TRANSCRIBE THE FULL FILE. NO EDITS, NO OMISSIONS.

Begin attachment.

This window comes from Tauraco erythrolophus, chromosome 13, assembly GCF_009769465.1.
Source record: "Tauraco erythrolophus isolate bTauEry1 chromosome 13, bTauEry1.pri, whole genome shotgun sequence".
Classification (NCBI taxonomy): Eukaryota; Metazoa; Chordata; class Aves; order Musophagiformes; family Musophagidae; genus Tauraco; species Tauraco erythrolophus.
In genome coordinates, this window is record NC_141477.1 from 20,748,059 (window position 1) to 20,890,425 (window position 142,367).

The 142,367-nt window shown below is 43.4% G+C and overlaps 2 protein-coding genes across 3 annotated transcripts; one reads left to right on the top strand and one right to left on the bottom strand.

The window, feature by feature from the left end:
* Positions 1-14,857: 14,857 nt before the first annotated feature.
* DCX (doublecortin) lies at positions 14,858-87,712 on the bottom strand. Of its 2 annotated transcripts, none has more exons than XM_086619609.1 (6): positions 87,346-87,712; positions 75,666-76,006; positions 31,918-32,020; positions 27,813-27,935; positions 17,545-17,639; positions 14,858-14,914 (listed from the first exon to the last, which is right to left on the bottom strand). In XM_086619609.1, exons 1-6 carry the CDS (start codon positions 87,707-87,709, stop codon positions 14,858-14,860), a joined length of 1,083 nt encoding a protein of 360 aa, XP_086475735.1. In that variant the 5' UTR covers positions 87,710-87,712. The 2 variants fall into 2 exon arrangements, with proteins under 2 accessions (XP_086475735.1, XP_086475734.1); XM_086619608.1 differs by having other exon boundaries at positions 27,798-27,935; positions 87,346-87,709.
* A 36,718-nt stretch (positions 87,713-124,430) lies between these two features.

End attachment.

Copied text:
This window comes from Tauraco erythrolophus, chromosome 13, assembly GCF_009769465.1.
Source record: "Tauraco erythrolophus isolate bTauEry1 chromosome 13, bTauEry1.pri, whole genome shotgun sequence".
Classification (NCBI taxonomy): Eukaryota; Metazoa; Chordata; class Aves; order Musophagiformes; family Musophagidae; genus Tauraco; species Tauraco erythrolophus.
In genome coordinates, this window is record NC_141477.1 from 20,748,059 (window position 1) to 20,890,425 (window position 142,367).

The 142,367-nt window shown below is 43.4% G+C and overlaps 2 protein-coding genes across 3 annotated transcripts; one reads left to right on the top strand and one right to left on the bottom strand.

The window, feature by feature from the left end:
* Positions 1-14,857: 14,857 nt before the first annotated feature.
* DCX (doublecortin) lies at positions 14,858-87,712 on the bottom strand. Of its 2 annotated transcripts, none has more exons than XM_086619609.1 (6): positions 87,346-87,712; positions 75,666-76,006; positions 31,918-32,020; positions 27,813-27,935; positions 17,545-17,639; positions 14,858-14,914 (listed from the first exon to the last, which is right to left on the bottom strand). In XM_086619609.1, exons 1-6 carry the CDS (start codon positions 87,707-87,709, stop codon positions 14,858-14,860), a joined length of 1,083 nt encoding a protein of 360 aa, XP_086475735.1. In that variant the 5' UTR covers positions 87,710-87,712. The 2 variants fall into 2 exon arrangements, with proteins under 2 accessions (XP_086475735.1, XP_086475734.1); XM_086619608.1 differs by having other exon boundaries at positions 27,798-27,935; positions 87,346-87,709.
* A 36,718-nt stretch (positions 87,713-124,430) lies between these two features.